In the closing days of 2015, CMS announced a final rule(www.gpo.gov) that states the agency soon will increase mandatory prior authorizations for certain durable medical equipment, prosthetics, orthotics and supplies (DMEPOS).
The rule goes into effect on Feb. 29 and signifies another move in CMS' stepped-up efforts to reduce fraud and abuse associated with some DMEPOS items.
This final rule allows for the establishment of a prior authorization process for items that frequently are subject to unnecessary utilization (defined as not compliant with one or more of Medicare's coverage, coding and payment rules) and for the creation of a master list of 135 DMEPOS items potentially subject to prior authorization.
According to a CMS fact sheet,(www.cms.gov) master list items will show an average purchase price of $1,000 or more or an average rental fee of $100 or more. These items also will have been featured as problematic in one of three reports generated by the federal government.
- A final rule announced by CMS late in December states that the agency soon will increase mandatory prior authorizations for certain durable medical equipment, prosthetics, orthotics and supplies (DMEPOS).
- The rule goes into effect on Feb. 29 and signifies another move in CMS' stepped-up efforts to reduce fraud and abuse associated with some DMEPOS items.
- The final rule allows for the establishment of a prior authorization process and for the creation of a master list of 135 DMEPOS items potentially subject to prior authorization.
Selected DMEPOS items will remain on the list for 10 years but can be removed sooner if the purchase amount drops below the payment threshold. After 10 years, DMEPOS items can remain on the list -- or be added back to the list -- "if a subsequent report identifies the item as frequently subject to unnecessary utilization."
The "required prior authorization list" -- as established by CMS -- will be published in the Federal Register 60 days before implementation.
According to the final rule, prior authorization will be required for DMEPOS items on this list. As explained in a Jan. 5 post in Family Practice Management's Getting Paid Blog, suppliers most often will start the authorization process by getting the proper information to CMS. However, noted the blog, "prescribing or ordering physicians should not be surprised if the supplier asks their office for assistance."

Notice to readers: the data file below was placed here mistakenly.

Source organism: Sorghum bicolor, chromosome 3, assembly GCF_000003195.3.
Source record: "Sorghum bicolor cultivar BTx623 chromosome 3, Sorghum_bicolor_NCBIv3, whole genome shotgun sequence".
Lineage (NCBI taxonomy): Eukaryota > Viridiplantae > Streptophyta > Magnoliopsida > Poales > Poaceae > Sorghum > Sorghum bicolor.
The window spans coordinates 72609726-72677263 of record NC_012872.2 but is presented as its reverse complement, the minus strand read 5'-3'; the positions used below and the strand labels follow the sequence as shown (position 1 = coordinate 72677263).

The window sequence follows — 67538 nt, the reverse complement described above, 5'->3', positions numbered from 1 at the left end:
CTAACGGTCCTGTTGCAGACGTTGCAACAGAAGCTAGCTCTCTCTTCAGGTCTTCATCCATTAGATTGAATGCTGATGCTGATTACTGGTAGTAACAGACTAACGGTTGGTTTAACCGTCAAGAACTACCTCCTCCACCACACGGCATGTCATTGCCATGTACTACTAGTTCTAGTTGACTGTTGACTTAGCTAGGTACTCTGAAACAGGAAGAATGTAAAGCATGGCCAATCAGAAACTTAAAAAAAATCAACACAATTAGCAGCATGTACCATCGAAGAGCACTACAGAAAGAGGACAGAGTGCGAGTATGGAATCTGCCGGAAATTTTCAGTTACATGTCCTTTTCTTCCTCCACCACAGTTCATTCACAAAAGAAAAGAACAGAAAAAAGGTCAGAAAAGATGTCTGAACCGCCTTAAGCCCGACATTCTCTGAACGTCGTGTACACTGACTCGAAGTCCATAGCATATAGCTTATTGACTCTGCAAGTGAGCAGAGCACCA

Importantly, CMS requires that prior authorization evidence must be in hand before the patient receives the DMEPOS item. Physicians also should note these additional details:
- CMS or its contractors will review each prior authorization request and provide a provisional affirmation or nonaffirmation decision.
- A claim submitted with a provisional affirmation decision will be paid so long as all other requirements are met.
- A claim submitted with a nonaffirmation decision or without a decision will be denied.
- Unlimited resubmissions of prior authorization requests are allowed.
- An initial prior authorization determination will be made within 10 business days; resubmitted requests will be processed within 20 days.
- Expedited review will be available if the normal wait time could seriously jeopardize the life or health of a patient.
Unfortunately, despite the AAFP's ongoing efforts to help cut bureaucratic red tape for family physicians, the new DMEPOS rule may add a layer of administrative work to already busy medical offices.
In fact, the AAFP expressed that very concern when the proposed rule was published for comment in May 2014. In a July 2014 letter(3 page PDF) to CMS, (then) AAFP Board Chair Jeff Cain, M.D., of Denver, urged CMS to "accurately account for the burden on physicians" before adopting a final rule.
He noted the AAFP's support for efforts to prevent fraud, waste and abuse in the Medicare system, and added that family physicians and their patients would most benefit from a prior authorization process that would help "determine appropriate care" based on a patient's existing health insurance coverage.
Related AAFP News Coverage
Durable Medical Equipment, Prosthetics, Orthotics, Supplies
Proposed Rule on Prior Authorization Process Draws AAFP Rebuttal